From Brando to Brice
A selection of movies worth seeing at the Jerusalem Film Festival, opening next week.
It was a bit bewildering to wade through the selection of movies due to be screened at the Jerusalem Film Festival, which opens next Thursday. But gradually, out of the seemingly endless list of works by so many directors from so many different countries, a few familiar names popped out, like markers along the roadside.
Among the works to be featured at the annual festival, which is being held for the 24th time, are films from French director Benoit Jacquot, the Italians Vittorio and Paolo Taviani, Japan's Yoji Yamada, the Indian Mira Nair and British director Julien Temple, as well as by Wim Wenders, Fernando Leon de Aranoa, Isabel Coixet and others, who collaborated on a collection of documentary movies. Entitled "Invisibles," the collection, produced by actor Javier Bardem, marks the 20th anniversary of the Spanish branch of Doctors Without Borders.
The following list includes some of the festival films that I have seen. It's a fairly random selection, but a few are definitely worth looking forward to and viewing.
'Killer of Sheep'
Especially impressive is "Killer of Sheep," African-American director Charles Barnett's first film, which was hidden away for three decades, until last year, when a copy of it was restored and it was screened again. At the time, J. Hoberman, the veteran film critic of The Village Voice, claimed, with justification, that this is perhaps one of the most important works of American cinema of the past decades.
Almost without a plot, and with a host of amateur actors, Barnett's film portrays everyday life in Watts, the black neighborhood of South Central Los Angeles. The style of direction, the black-and-white cinematography, and the film's episodic structure - which includes scenes in which seemingly "nothing happens," as well as others with long, accurate and unbelievably convincing dialogues - makes Barnett's film one that lacks melodrama or sentimentality, but which manages bravely and assertively to express the feeling of doom that characterizes life in the neighborhood in question.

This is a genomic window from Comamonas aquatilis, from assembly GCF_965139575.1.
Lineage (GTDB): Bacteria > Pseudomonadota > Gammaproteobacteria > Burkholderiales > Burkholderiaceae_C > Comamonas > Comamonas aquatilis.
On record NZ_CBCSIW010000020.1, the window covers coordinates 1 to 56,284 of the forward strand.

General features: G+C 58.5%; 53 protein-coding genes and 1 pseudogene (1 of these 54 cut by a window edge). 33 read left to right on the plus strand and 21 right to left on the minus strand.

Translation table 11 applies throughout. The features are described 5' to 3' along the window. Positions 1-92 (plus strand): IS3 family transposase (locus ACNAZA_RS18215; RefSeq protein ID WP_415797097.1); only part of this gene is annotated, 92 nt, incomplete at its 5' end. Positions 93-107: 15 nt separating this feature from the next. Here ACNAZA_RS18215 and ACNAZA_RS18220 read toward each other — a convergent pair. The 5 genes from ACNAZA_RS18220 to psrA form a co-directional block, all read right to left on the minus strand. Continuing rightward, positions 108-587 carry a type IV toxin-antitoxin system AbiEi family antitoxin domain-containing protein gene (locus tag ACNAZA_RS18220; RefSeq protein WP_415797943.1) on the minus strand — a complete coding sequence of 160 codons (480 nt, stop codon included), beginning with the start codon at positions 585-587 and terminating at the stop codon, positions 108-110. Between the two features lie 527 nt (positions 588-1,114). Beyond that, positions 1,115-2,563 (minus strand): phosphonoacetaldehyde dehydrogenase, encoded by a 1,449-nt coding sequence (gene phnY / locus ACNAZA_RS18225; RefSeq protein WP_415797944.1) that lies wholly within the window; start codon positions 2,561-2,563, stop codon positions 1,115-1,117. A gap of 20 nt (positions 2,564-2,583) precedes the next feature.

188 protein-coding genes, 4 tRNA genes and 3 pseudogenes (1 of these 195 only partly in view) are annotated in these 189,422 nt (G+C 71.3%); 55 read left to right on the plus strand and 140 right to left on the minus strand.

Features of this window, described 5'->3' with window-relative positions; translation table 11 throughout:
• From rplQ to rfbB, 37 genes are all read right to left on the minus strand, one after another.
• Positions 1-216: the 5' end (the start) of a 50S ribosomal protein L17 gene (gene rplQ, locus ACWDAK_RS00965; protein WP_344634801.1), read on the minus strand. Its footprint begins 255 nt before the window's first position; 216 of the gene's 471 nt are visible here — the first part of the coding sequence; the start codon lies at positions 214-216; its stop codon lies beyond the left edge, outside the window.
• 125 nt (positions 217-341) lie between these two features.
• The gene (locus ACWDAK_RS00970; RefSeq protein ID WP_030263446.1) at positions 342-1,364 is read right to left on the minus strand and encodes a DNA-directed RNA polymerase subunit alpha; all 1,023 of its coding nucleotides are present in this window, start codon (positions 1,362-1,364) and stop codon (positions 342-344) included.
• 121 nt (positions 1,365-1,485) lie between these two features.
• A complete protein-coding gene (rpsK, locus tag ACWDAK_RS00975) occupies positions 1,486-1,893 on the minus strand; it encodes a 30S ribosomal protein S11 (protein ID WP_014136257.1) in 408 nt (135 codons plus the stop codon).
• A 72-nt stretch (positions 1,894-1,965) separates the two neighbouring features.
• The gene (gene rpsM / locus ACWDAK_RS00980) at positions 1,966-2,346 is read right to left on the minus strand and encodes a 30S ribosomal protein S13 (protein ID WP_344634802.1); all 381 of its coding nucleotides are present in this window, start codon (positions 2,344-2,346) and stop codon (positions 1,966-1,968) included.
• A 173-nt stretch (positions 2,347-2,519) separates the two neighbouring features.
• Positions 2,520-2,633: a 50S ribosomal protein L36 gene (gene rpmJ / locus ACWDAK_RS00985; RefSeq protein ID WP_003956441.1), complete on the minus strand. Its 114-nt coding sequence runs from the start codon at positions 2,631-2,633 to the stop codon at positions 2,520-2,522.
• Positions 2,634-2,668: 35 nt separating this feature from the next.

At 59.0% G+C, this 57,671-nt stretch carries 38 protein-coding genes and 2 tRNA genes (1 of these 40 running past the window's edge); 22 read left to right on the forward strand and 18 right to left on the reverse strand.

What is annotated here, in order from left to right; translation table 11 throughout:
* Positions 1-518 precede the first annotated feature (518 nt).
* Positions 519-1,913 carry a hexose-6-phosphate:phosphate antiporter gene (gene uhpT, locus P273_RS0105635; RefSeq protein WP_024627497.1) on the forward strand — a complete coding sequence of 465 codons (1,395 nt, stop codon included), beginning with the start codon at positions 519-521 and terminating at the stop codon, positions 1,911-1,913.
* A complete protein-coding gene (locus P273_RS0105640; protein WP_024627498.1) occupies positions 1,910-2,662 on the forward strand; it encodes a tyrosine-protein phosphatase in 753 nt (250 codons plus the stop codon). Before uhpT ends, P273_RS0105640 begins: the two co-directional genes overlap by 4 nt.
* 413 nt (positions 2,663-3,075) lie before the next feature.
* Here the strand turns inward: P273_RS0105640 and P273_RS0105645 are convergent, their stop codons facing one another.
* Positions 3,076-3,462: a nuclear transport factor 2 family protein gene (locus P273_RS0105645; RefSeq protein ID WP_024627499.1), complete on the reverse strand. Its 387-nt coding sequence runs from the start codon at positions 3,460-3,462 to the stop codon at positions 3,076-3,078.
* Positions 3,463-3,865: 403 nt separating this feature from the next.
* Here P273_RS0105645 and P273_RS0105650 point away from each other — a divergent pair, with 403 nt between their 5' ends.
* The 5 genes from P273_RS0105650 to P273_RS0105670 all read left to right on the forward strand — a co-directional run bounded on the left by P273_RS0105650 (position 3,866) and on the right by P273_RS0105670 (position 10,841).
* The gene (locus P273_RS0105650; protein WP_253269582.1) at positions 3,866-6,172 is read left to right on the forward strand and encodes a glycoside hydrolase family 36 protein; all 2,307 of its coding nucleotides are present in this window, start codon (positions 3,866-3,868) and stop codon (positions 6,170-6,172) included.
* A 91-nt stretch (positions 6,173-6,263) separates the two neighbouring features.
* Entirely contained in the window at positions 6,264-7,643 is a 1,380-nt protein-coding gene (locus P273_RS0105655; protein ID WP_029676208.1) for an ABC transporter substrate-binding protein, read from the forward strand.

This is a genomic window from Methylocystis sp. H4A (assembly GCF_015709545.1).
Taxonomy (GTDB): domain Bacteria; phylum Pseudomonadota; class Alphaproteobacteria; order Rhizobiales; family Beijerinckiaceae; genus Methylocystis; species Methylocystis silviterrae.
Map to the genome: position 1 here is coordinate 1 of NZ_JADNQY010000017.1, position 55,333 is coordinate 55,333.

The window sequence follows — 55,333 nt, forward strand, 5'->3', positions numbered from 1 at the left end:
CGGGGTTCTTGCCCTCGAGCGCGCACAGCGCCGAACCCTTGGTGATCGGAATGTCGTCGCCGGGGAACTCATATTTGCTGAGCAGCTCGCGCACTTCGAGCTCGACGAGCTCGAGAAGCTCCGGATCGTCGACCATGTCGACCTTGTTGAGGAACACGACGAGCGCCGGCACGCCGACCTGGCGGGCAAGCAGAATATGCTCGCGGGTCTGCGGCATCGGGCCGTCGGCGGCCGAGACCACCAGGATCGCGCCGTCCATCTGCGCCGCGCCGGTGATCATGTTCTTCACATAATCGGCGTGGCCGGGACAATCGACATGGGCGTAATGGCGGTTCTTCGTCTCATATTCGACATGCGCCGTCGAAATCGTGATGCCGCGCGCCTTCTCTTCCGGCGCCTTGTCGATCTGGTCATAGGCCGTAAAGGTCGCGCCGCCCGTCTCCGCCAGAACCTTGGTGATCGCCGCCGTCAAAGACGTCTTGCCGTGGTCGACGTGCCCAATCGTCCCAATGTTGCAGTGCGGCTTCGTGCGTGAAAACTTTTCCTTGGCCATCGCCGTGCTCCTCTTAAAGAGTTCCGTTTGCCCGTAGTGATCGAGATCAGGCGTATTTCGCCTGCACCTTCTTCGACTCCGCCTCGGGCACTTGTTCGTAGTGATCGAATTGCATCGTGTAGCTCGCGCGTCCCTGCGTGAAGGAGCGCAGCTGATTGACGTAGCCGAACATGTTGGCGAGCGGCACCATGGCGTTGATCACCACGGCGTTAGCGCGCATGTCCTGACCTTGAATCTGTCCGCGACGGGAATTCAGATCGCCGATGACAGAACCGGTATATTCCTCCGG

Barnett makes excellent use of music (featuring, among others, songs from Paul Robeson and Dinah Washington; the fact that copyrights for these songs weren't secured is the reason for the film's long absence from theaters). The soundtrack complements the film and also infuses it with an air of irony and pain. The result is a near-perfect example of a film that combines the realistic and the poetic, expresses a harsh and sometimes cruel social outlook wrapped in human warmth, and is delicate, gentle and at times even romantic.
'In the Beginning Was the Image'
Peter Whitehead, born in England in 1937, was a scientist who became a photographer and documentary film director in the 1960s, retired from making movies in 1968, became a businessman for a brief period, bred hawks - and is now into pottery. His movies document a performance by Allen Ginsberg and other Beat poets at the Royal Albert Hall in London, and a Rolling Stones concert tour. He also made a film that attempts to refute the "Swinging London" myth. Paul Cronin's documentary "In the Beginning Was the Image" is a portrait of this fascinating man, and despite its length, 199 minutes, it doesn't contain a single dull moment.